World Order

(by H Kissinger) World Order is a knotty concept prone to interpretations of violent subjectivity.  On the one hand, we have the seers of doom, who see only a world in chaos and inevitable decline (e.g. Mark Steyn).  Farthest from this on the spectrum are the utopian promoters of one world governance (to whom one recommends an urgent reading of Thomas More). Along the way are those who deprecate the notion of order at all, preach heterogeneity and the cult of small-as-beautiful, the barrackers of old powers, cultists for the new such as the revived Middle Kingdom or ISIS, or…

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The Great Gatsby

Grave Fitzgeralds (Image courtesy of JayHenry)

(by F. Scott Fitzgerald) The Great American Novel is an absolute synthesis of all that’s great and rotten at the height of the Yankee century. America is so accomplished and competitive that one tends to overlook the result: a defeated majority.  Hence the American theme of ‘starting over’ in a different place, exemplified in the go-west mantra of the 1800s and the eastern push of the 20th century.  Gatsby emblematised this push, a doughboy made ‘good’ in the new desert of Dr T.J Eckleburg’s New York. Born 1896 in Minnesota, F.S.F. grew into a world of American hegemony but dreamed…

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Thirteen Days

(by Robert Kennedy) (film directed by Roger Donaldson) This matter-of-fact monograph of the Cuban missile crisis by a central figure is very readable and, considering it was probably whipped up ahead of RFK’s tilt at the Presidency, quite fair (note, by contrast, that in the vivid film of the same name, a key, in fact, critical adviser, Llewellyn ‘Tommy’ Thompson, an Eisenhower appointee, is nowhere to be seen). Kennedy needs and wields no purple prose: his writing is clear, taut and free of cant.  For a career politician, this is singular in itself; for an account of a moment on…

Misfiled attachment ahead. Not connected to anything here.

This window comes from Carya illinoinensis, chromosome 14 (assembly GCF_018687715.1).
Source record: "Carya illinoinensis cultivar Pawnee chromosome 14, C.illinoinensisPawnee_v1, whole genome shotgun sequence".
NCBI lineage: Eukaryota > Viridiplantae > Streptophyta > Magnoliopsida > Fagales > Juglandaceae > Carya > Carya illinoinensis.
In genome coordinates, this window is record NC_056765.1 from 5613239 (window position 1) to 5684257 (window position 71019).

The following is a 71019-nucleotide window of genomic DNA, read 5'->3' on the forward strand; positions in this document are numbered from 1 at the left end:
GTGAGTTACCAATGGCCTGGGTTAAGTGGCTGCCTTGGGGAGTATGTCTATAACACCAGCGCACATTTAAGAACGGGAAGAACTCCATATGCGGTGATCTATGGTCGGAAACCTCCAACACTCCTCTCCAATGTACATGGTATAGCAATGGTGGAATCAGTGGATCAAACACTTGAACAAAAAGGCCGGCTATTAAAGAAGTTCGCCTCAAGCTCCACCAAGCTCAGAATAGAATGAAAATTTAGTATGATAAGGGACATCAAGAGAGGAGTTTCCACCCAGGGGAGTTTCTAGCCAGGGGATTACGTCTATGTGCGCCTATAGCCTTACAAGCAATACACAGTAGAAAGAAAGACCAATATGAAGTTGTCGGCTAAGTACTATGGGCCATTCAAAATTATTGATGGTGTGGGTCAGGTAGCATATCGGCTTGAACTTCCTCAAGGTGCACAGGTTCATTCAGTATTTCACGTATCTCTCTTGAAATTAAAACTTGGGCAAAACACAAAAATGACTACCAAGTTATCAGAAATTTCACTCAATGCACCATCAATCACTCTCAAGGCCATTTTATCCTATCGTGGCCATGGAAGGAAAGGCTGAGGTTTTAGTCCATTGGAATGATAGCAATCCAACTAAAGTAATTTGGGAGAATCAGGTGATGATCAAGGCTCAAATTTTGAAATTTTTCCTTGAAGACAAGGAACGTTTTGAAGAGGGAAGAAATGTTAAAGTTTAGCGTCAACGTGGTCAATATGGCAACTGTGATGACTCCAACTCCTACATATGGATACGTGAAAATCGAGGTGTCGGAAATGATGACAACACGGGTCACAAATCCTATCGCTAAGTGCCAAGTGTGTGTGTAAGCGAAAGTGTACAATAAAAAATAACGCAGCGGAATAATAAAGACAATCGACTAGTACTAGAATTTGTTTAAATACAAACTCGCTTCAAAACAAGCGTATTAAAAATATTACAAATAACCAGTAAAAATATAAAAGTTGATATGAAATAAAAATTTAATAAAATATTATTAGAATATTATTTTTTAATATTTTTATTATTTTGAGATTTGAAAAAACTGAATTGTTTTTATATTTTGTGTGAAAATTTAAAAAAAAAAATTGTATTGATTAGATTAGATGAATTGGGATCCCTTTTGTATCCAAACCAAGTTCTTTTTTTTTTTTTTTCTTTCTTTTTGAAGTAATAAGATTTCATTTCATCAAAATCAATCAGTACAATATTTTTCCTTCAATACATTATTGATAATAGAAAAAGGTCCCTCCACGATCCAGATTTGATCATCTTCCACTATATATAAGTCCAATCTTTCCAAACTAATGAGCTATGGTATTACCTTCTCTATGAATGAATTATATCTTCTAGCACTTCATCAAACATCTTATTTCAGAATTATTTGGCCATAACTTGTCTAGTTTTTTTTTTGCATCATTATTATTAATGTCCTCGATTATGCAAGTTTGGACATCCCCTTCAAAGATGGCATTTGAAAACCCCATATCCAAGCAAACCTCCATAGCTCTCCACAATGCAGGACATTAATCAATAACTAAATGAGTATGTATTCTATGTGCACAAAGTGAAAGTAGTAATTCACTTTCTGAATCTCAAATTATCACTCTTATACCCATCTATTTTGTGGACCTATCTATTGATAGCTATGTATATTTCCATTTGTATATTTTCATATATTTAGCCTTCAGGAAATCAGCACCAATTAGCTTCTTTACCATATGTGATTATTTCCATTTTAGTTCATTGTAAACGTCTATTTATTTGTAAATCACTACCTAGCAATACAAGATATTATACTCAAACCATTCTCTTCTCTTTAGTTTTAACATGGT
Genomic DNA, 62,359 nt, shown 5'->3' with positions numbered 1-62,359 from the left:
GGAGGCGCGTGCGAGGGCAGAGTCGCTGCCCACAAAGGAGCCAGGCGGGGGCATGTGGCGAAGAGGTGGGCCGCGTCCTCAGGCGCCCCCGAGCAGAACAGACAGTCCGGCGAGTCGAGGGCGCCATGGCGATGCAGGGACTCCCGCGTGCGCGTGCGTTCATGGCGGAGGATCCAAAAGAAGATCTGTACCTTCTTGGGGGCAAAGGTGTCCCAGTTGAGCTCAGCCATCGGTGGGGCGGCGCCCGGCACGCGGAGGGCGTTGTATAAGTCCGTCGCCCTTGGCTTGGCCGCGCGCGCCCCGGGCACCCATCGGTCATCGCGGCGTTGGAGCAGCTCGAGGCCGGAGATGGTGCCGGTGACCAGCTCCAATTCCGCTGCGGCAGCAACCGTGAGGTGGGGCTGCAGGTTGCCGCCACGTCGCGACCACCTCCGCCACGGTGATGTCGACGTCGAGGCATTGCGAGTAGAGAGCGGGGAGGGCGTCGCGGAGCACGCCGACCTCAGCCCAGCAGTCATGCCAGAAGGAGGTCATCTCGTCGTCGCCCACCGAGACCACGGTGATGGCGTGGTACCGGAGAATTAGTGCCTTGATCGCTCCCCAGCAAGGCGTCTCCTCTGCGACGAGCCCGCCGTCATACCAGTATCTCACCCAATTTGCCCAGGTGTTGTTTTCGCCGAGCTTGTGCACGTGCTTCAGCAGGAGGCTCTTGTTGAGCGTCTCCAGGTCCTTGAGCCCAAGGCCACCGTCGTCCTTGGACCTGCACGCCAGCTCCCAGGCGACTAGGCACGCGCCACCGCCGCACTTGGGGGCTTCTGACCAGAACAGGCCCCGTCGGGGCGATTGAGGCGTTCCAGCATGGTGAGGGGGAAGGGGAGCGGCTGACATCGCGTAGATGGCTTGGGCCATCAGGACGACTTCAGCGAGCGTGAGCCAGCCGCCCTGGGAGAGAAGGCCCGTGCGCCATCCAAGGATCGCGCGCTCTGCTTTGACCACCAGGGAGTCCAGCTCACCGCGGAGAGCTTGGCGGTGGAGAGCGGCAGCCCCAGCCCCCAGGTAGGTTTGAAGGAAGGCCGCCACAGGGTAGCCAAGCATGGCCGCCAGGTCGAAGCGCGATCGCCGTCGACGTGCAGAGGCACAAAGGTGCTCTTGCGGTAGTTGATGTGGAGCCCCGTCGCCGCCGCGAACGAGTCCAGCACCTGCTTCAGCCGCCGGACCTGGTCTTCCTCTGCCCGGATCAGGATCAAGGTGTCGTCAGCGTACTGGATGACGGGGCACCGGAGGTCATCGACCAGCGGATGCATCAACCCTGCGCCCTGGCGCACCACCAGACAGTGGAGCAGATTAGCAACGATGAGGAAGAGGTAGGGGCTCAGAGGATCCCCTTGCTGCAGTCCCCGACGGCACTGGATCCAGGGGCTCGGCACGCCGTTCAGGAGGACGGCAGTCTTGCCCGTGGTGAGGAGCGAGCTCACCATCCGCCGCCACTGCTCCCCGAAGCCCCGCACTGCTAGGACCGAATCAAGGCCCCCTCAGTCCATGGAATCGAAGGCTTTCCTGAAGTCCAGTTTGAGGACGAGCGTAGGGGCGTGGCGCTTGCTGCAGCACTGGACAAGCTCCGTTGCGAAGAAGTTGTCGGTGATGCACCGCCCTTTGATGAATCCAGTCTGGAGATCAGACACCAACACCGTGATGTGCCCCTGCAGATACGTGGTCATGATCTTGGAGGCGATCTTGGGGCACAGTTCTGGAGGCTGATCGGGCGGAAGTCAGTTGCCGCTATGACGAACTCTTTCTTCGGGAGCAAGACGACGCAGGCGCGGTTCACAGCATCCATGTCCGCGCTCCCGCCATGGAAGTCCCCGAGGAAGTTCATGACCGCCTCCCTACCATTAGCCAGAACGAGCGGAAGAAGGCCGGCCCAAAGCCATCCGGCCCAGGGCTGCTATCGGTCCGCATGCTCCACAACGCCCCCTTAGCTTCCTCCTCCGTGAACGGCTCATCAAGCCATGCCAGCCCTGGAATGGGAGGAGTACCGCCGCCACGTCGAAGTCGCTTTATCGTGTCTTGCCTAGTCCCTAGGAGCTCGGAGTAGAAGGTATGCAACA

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Primary

(dir. D.A. Pennebaker) (1960) (Redux 2013) Very slight and grainy documentary by today’s standards. Clearly an outsider’s view, despite the intimacy of the footage. Hubert Humphrey was the only candidate heard discussing policy: hence you knew he was doomed.

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Parting the Waters

(by Taylor Branch) This is the first of a trilogy re American civil rights politics under the stewardship of Martin Luther King Jnr, covering the years 1954 to 1963, ending with the march on Washington and the death of JFK. This giant work is bigger than a mere bio of King and its scholarship and sheer mass of detail is leavened with clear and eloquent prose and mature reflection. No panegyric, this: King is treated as a human, remarkable though he was, and as the politician he surely was. A wonderful work that demands to be read and read again….

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